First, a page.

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Revealing conversations with today's most inspiring business, sports, entertainment, and government leaders. Candid interviews with the likes of Sheryl Sandberg, LeBron James, and the founders of companies like Lyft and Tinder. Insightful stories and useful advice about how to get to the top.

Revealing conversations with today's most inspiring business, sports, entertainment, and government leaders. Candid interviews with the likes of Sheryl Sandberg, LeBron James, and the founders of companies like Lyft and Tinder. Insightful stories and useful advice about how to get to the top.
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Revealing conversations with today's most inspiring business, sports, entertainment, and government leaders. Candid interviews with the likes of Sheryl Sandberg, LeBron James, and the founders of companies like Lyft and Tinder. Insightful stories and useful advice about how to get to the top.




Blackstone CEO Stephen Schwarzman

Stephen Schwarzman is one of the most influential figures in finance. Not only does his firm, Blackstone, manage more than $500 billion, he has the ears of world leaders like Presidents Donald Trump and Xi Jinping. Ahead of his new book “What It Takes,” Schwarzman told us how he knew it was time to start his own business and why he’s still on the lookout for opportunities to grow.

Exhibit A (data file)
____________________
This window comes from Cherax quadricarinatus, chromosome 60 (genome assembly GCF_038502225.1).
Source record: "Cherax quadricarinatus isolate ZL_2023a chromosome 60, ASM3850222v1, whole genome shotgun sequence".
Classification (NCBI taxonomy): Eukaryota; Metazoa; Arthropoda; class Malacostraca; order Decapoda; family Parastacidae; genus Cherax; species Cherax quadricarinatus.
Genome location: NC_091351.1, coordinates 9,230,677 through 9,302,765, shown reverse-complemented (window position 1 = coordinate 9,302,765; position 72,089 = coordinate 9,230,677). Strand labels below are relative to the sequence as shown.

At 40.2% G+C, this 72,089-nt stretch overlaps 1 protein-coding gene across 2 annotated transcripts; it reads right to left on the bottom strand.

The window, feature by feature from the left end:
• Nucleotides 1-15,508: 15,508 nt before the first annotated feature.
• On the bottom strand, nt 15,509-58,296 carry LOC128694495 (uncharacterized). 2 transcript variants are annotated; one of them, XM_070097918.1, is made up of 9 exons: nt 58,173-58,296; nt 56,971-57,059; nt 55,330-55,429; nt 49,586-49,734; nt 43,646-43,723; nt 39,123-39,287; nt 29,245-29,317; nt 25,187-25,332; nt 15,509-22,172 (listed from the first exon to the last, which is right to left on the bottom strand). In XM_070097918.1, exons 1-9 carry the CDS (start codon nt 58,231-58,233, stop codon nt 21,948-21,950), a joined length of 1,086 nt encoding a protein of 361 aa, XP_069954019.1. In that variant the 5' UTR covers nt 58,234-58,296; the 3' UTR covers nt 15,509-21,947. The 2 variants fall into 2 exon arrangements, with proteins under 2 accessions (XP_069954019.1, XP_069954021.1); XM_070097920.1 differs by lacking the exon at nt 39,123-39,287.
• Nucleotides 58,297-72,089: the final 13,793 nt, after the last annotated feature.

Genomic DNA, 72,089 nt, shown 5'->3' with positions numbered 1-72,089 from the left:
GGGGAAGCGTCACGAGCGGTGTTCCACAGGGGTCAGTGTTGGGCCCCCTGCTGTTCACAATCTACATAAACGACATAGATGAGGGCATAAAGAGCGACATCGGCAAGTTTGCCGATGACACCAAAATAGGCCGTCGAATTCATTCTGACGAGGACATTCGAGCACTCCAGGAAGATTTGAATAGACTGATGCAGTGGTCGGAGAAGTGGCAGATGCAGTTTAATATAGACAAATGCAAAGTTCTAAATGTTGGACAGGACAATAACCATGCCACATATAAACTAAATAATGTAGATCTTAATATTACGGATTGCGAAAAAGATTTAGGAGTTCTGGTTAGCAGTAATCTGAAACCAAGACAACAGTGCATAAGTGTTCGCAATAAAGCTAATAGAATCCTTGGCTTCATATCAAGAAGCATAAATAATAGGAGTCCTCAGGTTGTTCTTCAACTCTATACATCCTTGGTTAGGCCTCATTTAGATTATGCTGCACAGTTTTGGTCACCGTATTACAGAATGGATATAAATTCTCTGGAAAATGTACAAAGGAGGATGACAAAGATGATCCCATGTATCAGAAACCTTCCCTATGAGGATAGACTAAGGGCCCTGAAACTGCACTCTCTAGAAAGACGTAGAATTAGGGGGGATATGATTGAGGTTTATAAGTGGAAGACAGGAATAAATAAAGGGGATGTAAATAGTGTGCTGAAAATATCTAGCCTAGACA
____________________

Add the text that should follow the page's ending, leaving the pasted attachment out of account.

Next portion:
'The Simpsons' star Yeardley Smith

Yeardley Smith has been the voice of Lisa Simpson since “The Simpsons” first started airing in the ‘80s. More than 30 years later, the animated series is now the longest-running American sitcom. Smith never planned to become a voice actor, and was even bullied for her voice as a child. But now, she appreciates all the doors the role has opened for her.


Fashion designer Alexander Wang

Alexander Wang started his own label at just 20 years old. Today, his brand is worn all over the world and recognized by some of the most influential figures in the fashion industry. Over the last decade and a half, Wang has learned whose criticism matters, how to balance the business and the creative, and what it means to create meaningful work.


Bridgewater founder Ray Dalio

Ray Dalio is the billionaire founder and co-chief investment officer of Bridgewater Associates, the world’s largest hedge fund. Dalio is as well known for his unique philosophy as he is for his investing prowess. Dalio takes us through key moments from his career, including when he almost lost it all.